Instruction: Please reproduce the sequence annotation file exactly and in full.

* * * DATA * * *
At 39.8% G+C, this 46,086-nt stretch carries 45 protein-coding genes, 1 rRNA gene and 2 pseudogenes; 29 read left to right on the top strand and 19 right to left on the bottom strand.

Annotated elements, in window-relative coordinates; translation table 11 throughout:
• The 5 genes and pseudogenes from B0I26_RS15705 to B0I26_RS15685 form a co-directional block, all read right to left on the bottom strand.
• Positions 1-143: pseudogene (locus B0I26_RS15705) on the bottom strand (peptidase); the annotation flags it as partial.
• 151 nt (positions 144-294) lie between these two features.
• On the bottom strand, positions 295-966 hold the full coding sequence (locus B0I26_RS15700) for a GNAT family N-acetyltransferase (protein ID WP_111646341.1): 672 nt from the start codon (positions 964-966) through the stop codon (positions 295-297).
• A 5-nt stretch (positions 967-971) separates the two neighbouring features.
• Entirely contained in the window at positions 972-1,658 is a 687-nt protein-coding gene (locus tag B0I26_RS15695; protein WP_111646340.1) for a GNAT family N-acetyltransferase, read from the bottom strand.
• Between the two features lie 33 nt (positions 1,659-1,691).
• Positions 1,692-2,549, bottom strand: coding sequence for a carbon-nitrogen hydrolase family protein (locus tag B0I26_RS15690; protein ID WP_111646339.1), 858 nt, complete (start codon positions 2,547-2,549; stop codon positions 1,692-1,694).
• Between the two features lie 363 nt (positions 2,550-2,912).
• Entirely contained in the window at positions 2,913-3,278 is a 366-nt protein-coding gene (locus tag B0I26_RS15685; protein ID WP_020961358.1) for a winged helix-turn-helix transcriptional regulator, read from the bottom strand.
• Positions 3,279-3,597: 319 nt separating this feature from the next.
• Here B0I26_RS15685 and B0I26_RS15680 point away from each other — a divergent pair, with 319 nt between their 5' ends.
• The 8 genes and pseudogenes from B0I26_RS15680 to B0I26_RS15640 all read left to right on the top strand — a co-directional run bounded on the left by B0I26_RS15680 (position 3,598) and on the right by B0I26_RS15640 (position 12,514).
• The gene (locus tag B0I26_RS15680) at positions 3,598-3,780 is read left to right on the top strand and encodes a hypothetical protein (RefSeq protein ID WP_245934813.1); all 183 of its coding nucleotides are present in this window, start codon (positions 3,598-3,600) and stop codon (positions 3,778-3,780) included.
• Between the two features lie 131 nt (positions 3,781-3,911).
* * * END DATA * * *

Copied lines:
At 39.8% G+C, this 46,086-nt stretch carries 45 protein-coding genes, 1 rRNA gene and 2 pseudogenes; 29 read left to right on the top strand and 19 right to left on the bottom strand.

Annotated elements, in window-relative coordinates; translation table 11 throughout:
• The 5 genes and pseudogenes from B0I26_RS15705 to B0I26_RS15685 form a co-directional block, all read right to left on the bottom strand.
• Positions 1-143: pseudogene (locus B0I26_RS15705) on the bottom strand (peptidase); the annotation flags it as partial.
• 151 nt (positions 144-294) lie between these two features.
• On the bottom strand, positions 295-966 hold the full coding sequence (locus B0I26_RS15700) for a GNAT family N-acetyltransferase (protein ID WP_111646341.1): 672 nt from the start codon (positions 964-966) through the stop codon (positions 295-297).
• A 5-nt stretch (positions 967-971) separates the two neighbouring features.
• Entirely contained in the window at positions 972-1,658 is a 687-nt protein-coding gene (locus tag B0I26_RS15695; protein WP_111646340.1) for a GNAT family N-acetyltransferase, read from the bottom strand.
• Between the two features lie 33 nt (positions 1,659-1,691).
• Positions 1,692-2,549, bottom strand: coding sequence for a carbon-nitrogen hydrolase family protein (locus tag B0I26_RS15690; protein ID WP_111646339.1), 858 nt, complete (start codon positions 2,547-2,549; stop codon positions 1,692-1,694).
• Between the two features lie 363 nt (positions 2,550-2,912).
• Entirely contained in the window at positions 2,913-3,278 is a 366-nt protein-coding gene (locus tag B0I26_RS15685; protein ID WP_020961358.1) for a winged helix-turn-helix transcriptional regulator, read from the bottom strand.
• Positions 3,279-3,597: 319 nt separating this feature from the next.
• Here B0I26_RS15685 and B0I26_RS15680 point away from each other — a divergent pair, with 319 nt between their 5' ends.
• The 8 genes and pseudogenes from B0I26_RS15680 to B0I26_RS15640 all read left to right on the top strand — a co-directional run bounded on the left by B0I26_RS15680 (position 3,598) and on the right by B0I26_RS15640 (position 12,514).
• The gene (locus tag B0I26_RS15680) at positions 3,598-3,780 is read left to right on the top strand and encodes a hypothetical protein (RefSeq protein ID WP_245934813.1); all 183 of its coding nucleotides are present in this window, start codon (positions 3,598-3,600) and stop codon (positions 3,778-3,780) included.
• Between the two features lie 131 nt (positions 3,781-3,911).